Rimsky-Korsakov: Scheherazade

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Album Name Length Format Sample Rate Price
Rimsky-Korsakov: Scheherazade 42:51 £20.50
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# Track Title Length Format Sample Rate Price
1 Scheherazade - Symphonic Suite, Op. 35: I. The Sea and Sindbad's Ship 10:29 192/24 Album only
2 Scheherazade - Symphonic Suite, Op. 35: II. The Tale of the Kalendar Prince 10:39 192/24 Album only
3 Scheherazade - Symphonic Suite, Op. 35: III. The Young Prince and the Young Princess 9:49 192/24 Album only
4 Scheherazade - Symphonic Suite, Op. 35: IV. The Festival At Baghdad, The Sea, Shipwreck On A Rock Surmounted By A Bronze Warrior - Conclusion 11:54 192/24 Album only

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RIMSKY-KORSAKOV:
SCHEHERAZADE
SYMPHONIC SUITE after “THE
THOUSAND NIGHTS AND A NIGHT,” Op. 35


SIR EUGENE GOOSSENS conducting
the London Symphony Orchestra

HUGH MAGUIRE, solo violin


Few works in the entire literature of orchestral music can match Scheherazade for brilliance, appeal or vividness of instrumental coloring. But then, few composers have possessed the wizardry to orchestrate music as did Rimsky-Korsakov. And until now, it has been difficult to reproduce the full spectrum of the composer’s palette on records. Thanks to Everest’s advanced recording techniques on 35 mm magnetic film, every subtle oriental shading, every overtone of this sumptuous symphonic suite can be enjoyed with startling realism in the home.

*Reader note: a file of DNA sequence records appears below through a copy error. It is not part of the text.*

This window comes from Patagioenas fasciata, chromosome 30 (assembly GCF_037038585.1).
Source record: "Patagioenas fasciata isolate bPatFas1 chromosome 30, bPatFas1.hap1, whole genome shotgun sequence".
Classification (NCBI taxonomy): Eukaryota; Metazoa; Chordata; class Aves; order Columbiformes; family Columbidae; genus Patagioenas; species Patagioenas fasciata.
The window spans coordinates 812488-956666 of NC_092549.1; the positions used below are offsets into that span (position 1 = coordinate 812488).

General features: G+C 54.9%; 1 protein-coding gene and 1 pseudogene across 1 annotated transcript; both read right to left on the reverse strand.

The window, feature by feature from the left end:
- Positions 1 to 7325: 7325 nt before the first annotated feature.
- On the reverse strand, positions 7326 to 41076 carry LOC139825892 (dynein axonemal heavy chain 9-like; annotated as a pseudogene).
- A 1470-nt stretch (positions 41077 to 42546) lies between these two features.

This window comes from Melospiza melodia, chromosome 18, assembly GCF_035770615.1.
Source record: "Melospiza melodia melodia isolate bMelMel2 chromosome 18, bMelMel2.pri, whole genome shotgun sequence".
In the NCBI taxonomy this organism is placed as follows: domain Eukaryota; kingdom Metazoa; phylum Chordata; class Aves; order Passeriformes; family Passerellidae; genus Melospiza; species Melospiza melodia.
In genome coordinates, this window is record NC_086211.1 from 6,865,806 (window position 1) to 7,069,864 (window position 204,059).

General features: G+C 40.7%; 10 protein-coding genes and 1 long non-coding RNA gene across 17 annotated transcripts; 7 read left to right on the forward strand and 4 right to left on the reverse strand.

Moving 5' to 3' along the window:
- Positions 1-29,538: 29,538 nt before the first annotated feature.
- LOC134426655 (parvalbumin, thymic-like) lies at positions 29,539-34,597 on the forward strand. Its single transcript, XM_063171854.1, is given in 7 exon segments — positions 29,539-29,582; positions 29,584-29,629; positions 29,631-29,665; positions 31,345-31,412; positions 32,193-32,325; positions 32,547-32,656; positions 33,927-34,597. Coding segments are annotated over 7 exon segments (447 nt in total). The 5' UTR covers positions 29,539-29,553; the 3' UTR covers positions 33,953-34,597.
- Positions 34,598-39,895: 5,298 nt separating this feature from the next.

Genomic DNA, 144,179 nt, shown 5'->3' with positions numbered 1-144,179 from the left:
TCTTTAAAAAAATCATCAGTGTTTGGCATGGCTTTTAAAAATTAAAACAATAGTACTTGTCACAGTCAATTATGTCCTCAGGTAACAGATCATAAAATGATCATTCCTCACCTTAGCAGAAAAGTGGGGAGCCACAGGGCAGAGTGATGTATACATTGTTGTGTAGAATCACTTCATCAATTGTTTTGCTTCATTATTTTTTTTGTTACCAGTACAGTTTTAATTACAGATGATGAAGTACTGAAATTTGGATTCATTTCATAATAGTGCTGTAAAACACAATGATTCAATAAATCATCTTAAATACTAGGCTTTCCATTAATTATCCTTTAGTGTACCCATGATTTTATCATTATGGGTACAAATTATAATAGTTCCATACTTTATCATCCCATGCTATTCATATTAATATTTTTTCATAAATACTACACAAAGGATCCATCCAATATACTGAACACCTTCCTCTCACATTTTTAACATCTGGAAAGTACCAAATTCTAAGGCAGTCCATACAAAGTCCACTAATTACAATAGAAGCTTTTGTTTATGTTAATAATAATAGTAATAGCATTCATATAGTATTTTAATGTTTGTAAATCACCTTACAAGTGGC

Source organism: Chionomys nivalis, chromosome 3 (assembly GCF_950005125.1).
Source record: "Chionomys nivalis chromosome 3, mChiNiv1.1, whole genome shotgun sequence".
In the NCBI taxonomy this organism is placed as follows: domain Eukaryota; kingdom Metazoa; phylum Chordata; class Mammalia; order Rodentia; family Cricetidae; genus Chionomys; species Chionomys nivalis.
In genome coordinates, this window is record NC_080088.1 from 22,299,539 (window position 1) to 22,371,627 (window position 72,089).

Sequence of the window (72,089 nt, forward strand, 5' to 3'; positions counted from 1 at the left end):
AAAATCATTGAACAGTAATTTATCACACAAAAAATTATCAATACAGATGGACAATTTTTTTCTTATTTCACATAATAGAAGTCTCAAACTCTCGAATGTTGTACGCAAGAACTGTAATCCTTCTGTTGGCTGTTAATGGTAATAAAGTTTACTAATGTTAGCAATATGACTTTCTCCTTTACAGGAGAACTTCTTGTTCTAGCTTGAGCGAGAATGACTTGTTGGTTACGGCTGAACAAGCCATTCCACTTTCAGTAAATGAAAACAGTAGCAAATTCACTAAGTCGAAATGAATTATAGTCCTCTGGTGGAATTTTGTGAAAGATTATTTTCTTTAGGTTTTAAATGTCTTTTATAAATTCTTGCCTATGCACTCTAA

Actually, Rimsky-Korsakov learned the art of orchestration relatively late in life. At the start of his career, music played a secondary role, for he started out as a naval officer. It was only at the insistence of the composer Mily Balakirev that he accepted a professorship of composition and orchestration at the St. Petersburg Conservatory. There at first he learned more from his pupils than they from him. Meanwhile, the Navy appointed Rimsky-Korsakov Inspector of Naval Bands. The combination of these two positions, plus a great deal of study of counterpoint, composition and orchestration, succeeded in giving him the technical equipment to support his already inventive intuitive musical ideas.

Rimsky Korsakov composed Scheherazade during the summer of 1888, completing it early in August. It was first performed the following winter at the Russian Symphony Concerts in St. Petersburg.

Considering the opulence and infinite variety of sounds produced in this symphonic suite, the instrumental requirements of the score are relatively modest. They are: two flutes, piccolo, two oboes, English horn, two clarinets, two bassoons, four horns, two trumpets, three trombones, tuba, kettledrums, bass drum, snare drum, cymbals, triangle, tambourine, tamtam, harp and strings. The work bears a dedication to the critic, Vladimir Stassov.”


From the original Liner Notes by PAUL AFFELDER.